FreeCAD 3D design software

Our club has been (slowly) constructing a SatNOGS 3D printed satellite ground station. It uses a bunch of parts that have been designed on a platform called 3D CAD. This is a free (as the name suggests) 3D CAD solids modelling tool. For those not familiar with mechanical design here’s a very quick and simple run through.

The good old days gave you 2 dimensional CAD packages. One of the most famous was AutoCAD. There have been many releases and it still has a place today (you can even get a free version called Draft Sight).

Perfect for producing 2D drawings in the traditional was. Also ideal for those .dxf files for laser cutting front panels for example. These are simple tools to get your head round but ultimately very powerful. This technology has been used to deliver some pretty complex engineering so don’t underestimate its usefulness

3D CAD design can look like a complex business but as tools develop the proliferation of simple to use applications exist and as expected they use their own language. 2D drawings are no longer the standard and so 3D parametric CAD systems are available from a number of big players like AutoCAD and SolidWorks. They range from very expensive professional packages that have features that only the very keen would need (like finite element analysis, animation and computational fluid dynamics) through to offshoots that are particularly aimed at home users. In amongst these packages are offerings such as FreeCAD and SketchUp which are completely free and very well supported. There is only one preferred standard and that is for the .stl file type although there are key differences between types.

Solids modelling and Surface modelling. As the names suggest one type produces solid shapes which are determined through sketching a part in 2D then turning that into a 3D part by stretching or revolving it around and axis for instance. These are generally referred to parametric modelling tools and they produce solid shapes. Examples of these types are FreeCAD, AutoCAD inventor and Solidworks. SketchUp on the other hand produces hollow surfaces. An easy analogy is between a dice and a cardboard box. Both are cubes, one is hollow and the other is solid. 3D printers for example need to think in terms of solids. This doesn’t mean you can’t use a surface modelling tool to produce a part, it means there are some additional bits of computer based thinking that needs to be done.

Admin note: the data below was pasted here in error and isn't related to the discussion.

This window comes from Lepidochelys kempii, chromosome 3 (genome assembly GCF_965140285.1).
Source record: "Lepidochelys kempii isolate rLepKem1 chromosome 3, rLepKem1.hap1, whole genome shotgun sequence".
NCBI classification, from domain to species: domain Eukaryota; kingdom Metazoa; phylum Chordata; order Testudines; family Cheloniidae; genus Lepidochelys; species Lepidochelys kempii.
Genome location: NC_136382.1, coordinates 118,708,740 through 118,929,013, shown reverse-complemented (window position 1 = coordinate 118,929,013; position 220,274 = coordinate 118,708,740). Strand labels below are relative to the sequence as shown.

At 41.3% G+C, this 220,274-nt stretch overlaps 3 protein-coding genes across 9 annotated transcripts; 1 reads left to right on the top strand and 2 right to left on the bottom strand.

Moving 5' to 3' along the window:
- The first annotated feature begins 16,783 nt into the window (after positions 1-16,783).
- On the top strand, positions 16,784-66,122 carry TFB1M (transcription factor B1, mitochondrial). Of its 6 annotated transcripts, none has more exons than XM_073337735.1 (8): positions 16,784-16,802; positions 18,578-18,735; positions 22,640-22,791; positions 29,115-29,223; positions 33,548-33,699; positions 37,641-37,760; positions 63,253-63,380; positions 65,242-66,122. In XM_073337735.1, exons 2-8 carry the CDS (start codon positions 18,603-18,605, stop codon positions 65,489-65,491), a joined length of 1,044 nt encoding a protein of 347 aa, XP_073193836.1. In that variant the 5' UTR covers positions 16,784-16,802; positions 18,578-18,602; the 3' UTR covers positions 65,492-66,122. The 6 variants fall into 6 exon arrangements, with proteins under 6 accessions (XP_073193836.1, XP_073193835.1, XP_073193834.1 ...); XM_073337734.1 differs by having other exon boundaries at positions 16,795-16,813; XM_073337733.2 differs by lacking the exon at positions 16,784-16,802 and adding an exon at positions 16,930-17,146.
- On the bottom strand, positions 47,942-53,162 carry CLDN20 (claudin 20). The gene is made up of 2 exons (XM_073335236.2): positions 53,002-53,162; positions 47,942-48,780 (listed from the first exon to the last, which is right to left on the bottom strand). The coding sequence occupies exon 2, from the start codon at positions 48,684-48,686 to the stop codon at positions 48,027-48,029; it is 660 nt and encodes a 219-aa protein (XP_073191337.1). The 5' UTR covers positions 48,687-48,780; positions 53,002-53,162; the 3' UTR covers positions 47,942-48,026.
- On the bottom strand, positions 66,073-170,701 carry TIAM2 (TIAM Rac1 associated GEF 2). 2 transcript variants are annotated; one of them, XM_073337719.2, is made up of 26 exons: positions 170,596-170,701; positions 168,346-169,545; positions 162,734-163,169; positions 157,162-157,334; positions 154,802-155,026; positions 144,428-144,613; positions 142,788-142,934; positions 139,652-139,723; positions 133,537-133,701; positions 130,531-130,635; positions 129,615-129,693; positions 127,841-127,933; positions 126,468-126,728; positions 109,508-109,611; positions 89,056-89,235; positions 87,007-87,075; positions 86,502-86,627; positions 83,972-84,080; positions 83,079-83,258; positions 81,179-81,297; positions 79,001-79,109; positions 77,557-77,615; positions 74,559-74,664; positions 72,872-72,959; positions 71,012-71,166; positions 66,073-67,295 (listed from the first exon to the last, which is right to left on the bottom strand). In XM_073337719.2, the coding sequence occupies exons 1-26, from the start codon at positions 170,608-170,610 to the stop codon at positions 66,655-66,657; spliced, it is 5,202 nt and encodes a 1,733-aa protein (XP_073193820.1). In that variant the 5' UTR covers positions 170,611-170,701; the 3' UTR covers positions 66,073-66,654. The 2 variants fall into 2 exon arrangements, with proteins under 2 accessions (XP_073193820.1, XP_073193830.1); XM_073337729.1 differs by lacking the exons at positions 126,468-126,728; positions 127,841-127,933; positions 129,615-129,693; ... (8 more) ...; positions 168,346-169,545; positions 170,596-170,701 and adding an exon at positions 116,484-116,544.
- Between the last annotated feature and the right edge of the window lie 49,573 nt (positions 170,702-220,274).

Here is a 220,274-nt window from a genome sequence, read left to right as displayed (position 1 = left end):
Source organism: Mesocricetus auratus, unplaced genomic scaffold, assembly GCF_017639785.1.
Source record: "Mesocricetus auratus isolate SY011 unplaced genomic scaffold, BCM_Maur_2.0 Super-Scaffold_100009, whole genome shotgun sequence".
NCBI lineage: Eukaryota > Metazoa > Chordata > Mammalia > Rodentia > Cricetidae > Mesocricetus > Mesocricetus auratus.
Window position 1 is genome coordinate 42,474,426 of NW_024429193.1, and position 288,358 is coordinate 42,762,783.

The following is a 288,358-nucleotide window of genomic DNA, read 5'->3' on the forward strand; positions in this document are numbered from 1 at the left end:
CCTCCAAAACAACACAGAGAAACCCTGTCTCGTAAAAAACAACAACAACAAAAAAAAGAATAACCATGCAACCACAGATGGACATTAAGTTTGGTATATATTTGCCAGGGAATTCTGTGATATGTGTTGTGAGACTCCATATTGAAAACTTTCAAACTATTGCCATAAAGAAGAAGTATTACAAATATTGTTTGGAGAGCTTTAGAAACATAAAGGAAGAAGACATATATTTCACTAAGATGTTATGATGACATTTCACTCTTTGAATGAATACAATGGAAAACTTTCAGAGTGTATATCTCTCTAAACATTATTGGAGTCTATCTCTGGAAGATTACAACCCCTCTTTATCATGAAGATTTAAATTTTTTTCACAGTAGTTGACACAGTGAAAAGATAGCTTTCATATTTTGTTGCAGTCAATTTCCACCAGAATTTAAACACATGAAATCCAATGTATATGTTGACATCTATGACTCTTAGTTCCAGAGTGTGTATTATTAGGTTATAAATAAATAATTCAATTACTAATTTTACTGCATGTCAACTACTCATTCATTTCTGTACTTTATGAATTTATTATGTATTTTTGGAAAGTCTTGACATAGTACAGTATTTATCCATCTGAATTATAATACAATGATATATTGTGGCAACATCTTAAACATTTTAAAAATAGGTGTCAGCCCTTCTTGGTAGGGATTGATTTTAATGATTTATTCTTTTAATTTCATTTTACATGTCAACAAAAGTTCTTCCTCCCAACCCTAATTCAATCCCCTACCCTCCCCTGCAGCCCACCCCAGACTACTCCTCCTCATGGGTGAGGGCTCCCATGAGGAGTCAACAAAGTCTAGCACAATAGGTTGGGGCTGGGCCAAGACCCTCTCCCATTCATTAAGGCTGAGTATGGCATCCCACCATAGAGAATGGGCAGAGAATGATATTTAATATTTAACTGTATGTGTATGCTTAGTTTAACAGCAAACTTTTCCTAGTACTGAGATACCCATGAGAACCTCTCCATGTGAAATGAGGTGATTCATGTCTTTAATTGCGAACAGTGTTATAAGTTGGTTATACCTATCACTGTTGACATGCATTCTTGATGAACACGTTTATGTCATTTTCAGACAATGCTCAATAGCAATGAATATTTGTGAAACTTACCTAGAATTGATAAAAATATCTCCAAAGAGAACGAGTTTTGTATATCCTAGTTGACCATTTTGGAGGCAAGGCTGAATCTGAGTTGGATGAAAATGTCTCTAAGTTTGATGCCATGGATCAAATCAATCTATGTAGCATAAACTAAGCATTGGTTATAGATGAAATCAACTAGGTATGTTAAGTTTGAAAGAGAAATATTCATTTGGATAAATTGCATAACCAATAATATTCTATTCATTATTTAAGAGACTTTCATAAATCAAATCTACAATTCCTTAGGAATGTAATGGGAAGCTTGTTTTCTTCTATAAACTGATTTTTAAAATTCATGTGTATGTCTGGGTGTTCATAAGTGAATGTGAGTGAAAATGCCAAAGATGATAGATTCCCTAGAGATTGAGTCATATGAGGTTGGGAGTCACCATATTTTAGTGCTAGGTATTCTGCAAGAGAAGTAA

FreeCAD falls squarely into the 3D parametric solids modelling camp (for the purists, yes it does do sheet and mesh work but stay with me on this). It is also nice and simple once you get your head round the basic premise. Sketch something in 2D then pad it to make a solid and perhaps put in a pocket for a bolt hole for example. I have been working my way through a few tutorials on YouTube and can recommend theses…..

Once you get into the workbench idea and the language used it is relatively straightforward producing designs. I think the issues are that the assembly workbench isn’t quite there yet and it isn’t as polished as commercial alternatives, but hey it doesn’t cost thousands.

There are also a number of developing online packages like 123D CAD and Onshape but I haven’t had a look at those in any detail. The premise is still the same. draw a 2D sketch, constrain it with dimensions, symmetry, equality etc and extrude, revolve, pocket to your hearts content. It is a really great step to see such powerful tools available for free.

It wouldn’t be fair to mention the extremely accessible surface modelling package that is SketchUp. A Once Google product that instead of producing solids models faces and uses clever tricks to make you thinks they are solids. This is a great tool and is good enough for 3D printing parts. Just beware of its limitations and well aware of the huge amount of models available in its warehouse.

Well worth considering for anything from shack layout to 3D parts design.

Hopefully I will get re-antiquated with this new tools as its been a while sine I behaved like a clanky (that is a mechanical engineer to you lot). There are some truly staggeringly clever products available that you only need invest a bit of time in learning.


Alex Hill, G7KSE, is a regular contributor to and writes from Cumbria, UK. Contact him at [email protected].

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